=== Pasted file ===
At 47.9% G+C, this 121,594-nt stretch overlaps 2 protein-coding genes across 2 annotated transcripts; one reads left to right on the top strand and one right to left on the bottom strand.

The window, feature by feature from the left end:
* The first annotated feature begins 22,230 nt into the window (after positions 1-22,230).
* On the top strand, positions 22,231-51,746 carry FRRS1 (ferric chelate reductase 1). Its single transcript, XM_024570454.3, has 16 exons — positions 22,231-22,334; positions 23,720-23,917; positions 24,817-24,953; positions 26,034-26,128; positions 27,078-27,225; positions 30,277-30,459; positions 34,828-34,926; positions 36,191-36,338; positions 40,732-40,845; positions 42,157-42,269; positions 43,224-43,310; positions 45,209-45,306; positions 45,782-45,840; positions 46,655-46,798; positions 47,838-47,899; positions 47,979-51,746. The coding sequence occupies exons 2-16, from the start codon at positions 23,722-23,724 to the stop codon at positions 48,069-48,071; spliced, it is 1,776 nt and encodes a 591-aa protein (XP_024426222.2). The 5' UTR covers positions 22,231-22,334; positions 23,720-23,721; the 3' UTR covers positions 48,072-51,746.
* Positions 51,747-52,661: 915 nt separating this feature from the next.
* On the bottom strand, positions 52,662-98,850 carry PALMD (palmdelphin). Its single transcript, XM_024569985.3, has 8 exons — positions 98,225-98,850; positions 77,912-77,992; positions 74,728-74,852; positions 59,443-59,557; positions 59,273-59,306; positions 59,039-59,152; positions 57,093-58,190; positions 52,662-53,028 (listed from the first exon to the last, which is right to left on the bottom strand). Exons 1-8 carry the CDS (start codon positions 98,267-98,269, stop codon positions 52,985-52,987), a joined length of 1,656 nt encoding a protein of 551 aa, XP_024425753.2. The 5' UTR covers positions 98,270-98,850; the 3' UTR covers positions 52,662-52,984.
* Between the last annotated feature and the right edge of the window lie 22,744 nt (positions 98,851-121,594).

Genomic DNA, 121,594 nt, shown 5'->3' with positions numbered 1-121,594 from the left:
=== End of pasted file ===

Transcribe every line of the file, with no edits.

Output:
At 47.9% G+C, this 121,594-nt stretch overlaps 2 protein-coding genes across 2 annotated transcripts; one reads left to right on the top strand and one right to left on the bottom strand.

The window, feature by feature from the left end:
* The first annotated feature begins 22,230 nt into the window (after positions 1-22,230).
* On the top strand, positions 22,231-51,746 carry FRRS1 (ferric chelate reductase 1). Its single transcript, XM_024570454.3, has 16 exons — positions 22,231-22,334; positions 23,720-23,917; positions 24,817-24,953; positions 26,034-26,128; positions 27,078-27,225; positions 30,277-30,459; positions 34,828-34,926; positions 36,191-36,338; positions 40,732-40,845; positions 42,157-42,269; positions 43,224-43,310; positions 45,209-45,306; positions 45,782-45,840; positions 46,655-46,798; positions 47,838-47,899; positions 47,979-51,746. The coding sequence occupies exons 2-16, from the start codon at positions 23,722-23,724 to the stop codon at positions 48,069-48,071; spliced, it is 1,776 nt and encodes a 591-aa protein (XP_024426222.2). The 5' UTR covers positions 22,231-22,334; positions 23,720-23,721; the 3' UTR covers positions 48,072-51,746.
* Positions 51,747-52,661: 915 nt separating this feature from the next.
* On the bottom strand, positions 52,662-98,850 carry PALMD (palmdelphin). Its single transcript, XM_024569985.3, has 8 exons — positions 98,225-98,850; positions 77,912-77,992; positions 74,728-74,852; positions 59,443-59,557; positions 59,273-59,306; positions 59,039-59,152; positions 57,093-58,190; positions 52,662-53,028 (listed from the first exon to the last, which is right to left on the bottom strand). Exons 1-8 carry the CDS (start codon positions 98,267-98,269, stop codon positions 52,985-52,987), a joined length of 1,656 nt encoding a protein of 551 aa, XP_024425753.2. The 5' UTR covers positions 98,270-98,850; the 3' UTR covers positions 52,662-52,984.
* Between the last annotated feature and the right edge of the window lie 22,744 nt (positions 98,851-121,594).

Genomic DNA, 121,594 nt, shown 5'->3' with positions numbered 1-121,594 from the left: